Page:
Developmental Discovery Center is Raising Awareness about Epilepsy

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Dr. Drake D. Duane, a physician in Scottsdale, AZ and Medical Director of the Developmental Discovery Center is raising awareness about Epilepsy along with many other organizations across the country for National Epilepsy Awareness Month.

The Developmental Discovery Center is designed to be a resource for parents and children struggling with the challenges of learning, developmental, and behavioral disorders. The mission of the Developmental Discovery Center is to provide early identification and intervention for common conditions such as epilepsy, depression, anxiety, Autism Spectrum disorders, dyslexia, OCD, ODD, Tourette syndrome, AD(H)D, PANDAS, and many others.

How to Identify Epilepsy?

There is often a misconception about epilepsy and what we have seen on TV. Most of us assume that epilepsy consists of a person jerking and convulsing on the floor. This may be indicative of a seizure, but this is not the only indication for a seizure. According to the CDC Epilepsy affects more than 2 million people in the United States. Epilepsy is characterized by unprovoked seizures, literally causing an “electrical storm” in the brain.

The National Institute of Health explains that epilepsy is commonly misdiagnosed for other disorders 20-30% of the time. If epilepsy goes undiagnosed or untreated, the risk for additional seizures, disability, a decreased quality of life, and even death in some instances increases substantially. Those with epilepsy can go on to live successful, productive lives with a thorough and accurate diagnosis from a qualified medical professional accompanied with proper treatment.

Drake D. Duane, MD of the Developmental Discovery Center explains “Many patients come to us diagnosed with a developmental language delay, episodic depression, or episodic rage when in reality they have a form of a seizure disorder that is demonstrated by an electroencephalogram (EEG) explaining their symptoms. With an accurate diagnosis and proper treatment we are able to control these episodes, saving parents and family members from much frustration, costly therapy bills, school and work suspensions, and ultimately preventing placement in a long-term care facility.

Parents, friends, and family are in the best position to detect the characteristics associated with an epileptic disorder. An early, persistent and appropriate intervention is essential; a wait-and-see approach can be life threatening. See the classification below for further information on what symptoms to look for.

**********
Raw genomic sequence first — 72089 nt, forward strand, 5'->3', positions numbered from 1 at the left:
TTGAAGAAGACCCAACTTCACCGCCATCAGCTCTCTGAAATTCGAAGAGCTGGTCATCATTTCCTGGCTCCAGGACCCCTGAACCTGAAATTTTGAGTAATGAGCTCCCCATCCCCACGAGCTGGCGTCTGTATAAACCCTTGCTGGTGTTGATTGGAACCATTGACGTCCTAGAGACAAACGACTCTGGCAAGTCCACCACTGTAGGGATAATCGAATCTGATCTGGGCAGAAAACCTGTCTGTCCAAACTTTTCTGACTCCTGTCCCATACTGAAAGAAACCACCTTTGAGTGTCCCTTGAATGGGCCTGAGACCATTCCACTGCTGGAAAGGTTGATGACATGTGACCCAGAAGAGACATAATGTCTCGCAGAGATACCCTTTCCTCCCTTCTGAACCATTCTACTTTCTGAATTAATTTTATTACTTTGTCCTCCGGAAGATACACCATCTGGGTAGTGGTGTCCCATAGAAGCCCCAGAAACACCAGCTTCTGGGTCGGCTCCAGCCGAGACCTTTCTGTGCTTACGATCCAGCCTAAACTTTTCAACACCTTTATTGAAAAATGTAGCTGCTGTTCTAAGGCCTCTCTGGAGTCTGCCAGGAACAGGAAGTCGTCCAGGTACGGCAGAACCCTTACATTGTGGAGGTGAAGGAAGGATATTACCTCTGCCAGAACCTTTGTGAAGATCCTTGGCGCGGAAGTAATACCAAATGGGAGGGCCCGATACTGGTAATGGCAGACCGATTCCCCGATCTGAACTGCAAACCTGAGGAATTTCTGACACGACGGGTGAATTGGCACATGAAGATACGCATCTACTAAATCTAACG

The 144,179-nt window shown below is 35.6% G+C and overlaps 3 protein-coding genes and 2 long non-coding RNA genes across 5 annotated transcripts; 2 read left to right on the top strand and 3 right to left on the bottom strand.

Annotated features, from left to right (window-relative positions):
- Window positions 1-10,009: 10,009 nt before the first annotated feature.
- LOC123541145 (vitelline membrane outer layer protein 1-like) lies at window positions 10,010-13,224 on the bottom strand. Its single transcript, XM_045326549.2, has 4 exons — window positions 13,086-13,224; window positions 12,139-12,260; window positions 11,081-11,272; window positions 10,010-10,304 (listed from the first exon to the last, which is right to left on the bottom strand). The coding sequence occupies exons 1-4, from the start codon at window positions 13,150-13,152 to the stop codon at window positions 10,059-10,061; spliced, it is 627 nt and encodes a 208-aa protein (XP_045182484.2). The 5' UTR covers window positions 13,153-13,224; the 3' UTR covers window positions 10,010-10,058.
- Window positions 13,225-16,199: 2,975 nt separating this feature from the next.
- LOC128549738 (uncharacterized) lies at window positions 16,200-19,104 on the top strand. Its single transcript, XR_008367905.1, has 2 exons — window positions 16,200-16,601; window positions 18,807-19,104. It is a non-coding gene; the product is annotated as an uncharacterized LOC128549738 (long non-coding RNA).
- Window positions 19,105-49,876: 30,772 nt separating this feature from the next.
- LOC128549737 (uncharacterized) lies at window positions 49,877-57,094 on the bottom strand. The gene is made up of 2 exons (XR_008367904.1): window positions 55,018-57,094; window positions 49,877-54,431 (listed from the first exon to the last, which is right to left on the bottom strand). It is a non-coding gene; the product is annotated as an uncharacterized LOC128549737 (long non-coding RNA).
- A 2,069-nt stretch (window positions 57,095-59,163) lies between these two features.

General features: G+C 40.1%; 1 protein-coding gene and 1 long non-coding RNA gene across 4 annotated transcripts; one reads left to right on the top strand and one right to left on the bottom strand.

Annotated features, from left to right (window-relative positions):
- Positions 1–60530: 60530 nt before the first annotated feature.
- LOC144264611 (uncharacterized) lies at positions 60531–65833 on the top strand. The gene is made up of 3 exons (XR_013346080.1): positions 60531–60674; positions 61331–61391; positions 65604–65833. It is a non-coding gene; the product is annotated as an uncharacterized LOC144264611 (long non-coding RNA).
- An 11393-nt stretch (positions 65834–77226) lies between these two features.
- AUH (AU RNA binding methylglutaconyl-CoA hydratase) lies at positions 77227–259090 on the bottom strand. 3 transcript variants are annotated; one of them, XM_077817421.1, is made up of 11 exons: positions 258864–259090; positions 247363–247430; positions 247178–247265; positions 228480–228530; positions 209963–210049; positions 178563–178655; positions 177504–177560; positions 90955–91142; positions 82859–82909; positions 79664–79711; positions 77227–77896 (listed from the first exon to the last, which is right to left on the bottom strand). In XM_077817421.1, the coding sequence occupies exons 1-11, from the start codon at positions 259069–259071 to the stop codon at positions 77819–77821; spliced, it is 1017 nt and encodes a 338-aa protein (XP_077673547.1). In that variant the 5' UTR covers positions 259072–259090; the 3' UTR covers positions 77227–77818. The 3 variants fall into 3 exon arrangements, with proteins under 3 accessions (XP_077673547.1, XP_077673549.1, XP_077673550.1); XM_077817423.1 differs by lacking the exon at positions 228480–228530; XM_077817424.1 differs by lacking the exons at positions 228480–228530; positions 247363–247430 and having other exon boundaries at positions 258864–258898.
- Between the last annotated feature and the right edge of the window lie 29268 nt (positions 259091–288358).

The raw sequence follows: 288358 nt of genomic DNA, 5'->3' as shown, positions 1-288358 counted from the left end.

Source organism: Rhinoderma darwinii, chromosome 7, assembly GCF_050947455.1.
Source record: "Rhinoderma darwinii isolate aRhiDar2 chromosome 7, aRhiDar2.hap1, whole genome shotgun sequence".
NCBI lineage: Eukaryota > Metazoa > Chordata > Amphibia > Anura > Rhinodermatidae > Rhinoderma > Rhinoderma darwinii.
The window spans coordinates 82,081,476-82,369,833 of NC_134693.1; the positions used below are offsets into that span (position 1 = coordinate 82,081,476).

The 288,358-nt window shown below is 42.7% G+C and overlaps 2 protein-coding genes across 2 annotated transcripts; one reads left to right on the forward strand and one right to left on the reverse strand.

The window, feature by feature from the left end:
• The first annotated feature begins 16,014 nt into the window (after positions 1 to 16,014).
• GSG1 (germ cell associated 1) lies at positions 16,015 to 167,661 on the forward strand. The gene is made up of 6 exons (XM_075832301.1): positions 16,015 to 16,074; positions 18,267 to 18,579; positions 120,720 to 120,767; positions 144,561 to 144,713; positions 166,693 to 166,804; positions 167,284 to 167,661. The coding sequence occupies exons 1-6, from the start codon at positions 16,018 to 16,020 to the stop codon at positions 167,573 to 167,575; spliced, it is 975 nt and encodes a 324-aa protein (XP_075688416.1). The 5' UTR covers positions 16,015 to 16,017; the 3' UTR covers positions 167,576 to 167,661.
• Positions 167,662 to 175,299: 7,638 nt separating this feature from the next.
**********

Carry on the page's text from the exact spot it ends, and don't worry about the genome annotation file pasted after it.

Epilepsy is either generalized or partial; partial epilepsy consists of two different types of seizures. Generalized epilepsy includes four sub-types of seizures.

I. Generalized
1. Tonic/Clonic (Grand Mal) Seizures: Cause a loss of consciousness in which the muscles contract in a prolonged fashion (tonic) or in short rhythmic contraction (clonic).
2. Absence (Petit Mal) Seizures: Typically occur in children and cause short interruptions in awareness. You may see the child starring off, gazing, and blinking repetitively. Some small jerks may also occur. Absence seizures are often undiagnosed as the child will quickly return to normal behavior and without anyone knowing that it has occurred.
3. Myoclonic Seizures: Are more common when waking up or falling asleep. These seizures consist of persistent, rapid, and short muscle twitches or jerks. There may be small movements or large spasms of the entire body.
4. Atonic Seizures: Are also known as “drop attacks.” These may occur after a short myoclonic seizure. The head or neck may drop but they can also be more generalized.

II. Partial
1. Complex Partial Seizures: Are most common in adults causing a loss of awareness in their surroundings accompanied by “automations.” Automations may be comprised of lip smacking, repetitive swallowing, or other random activity. The individual may feel confused or disoriented for several minutes.
2. Simple Partial Seizure: An individual may perceive distortions in the environment such as abnormal smells, have feelings of unreality or detachment, and jerking movements of the body may occur. The individual may also experience unexplained emotions such as fear and rage.

Are you concerned about a loved one? Take a free online assessment to determine the next steps. Visit our website for further information or call today to find out more (480) 860-1222.

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Drake D Duane MD
Developmental Discovery Center
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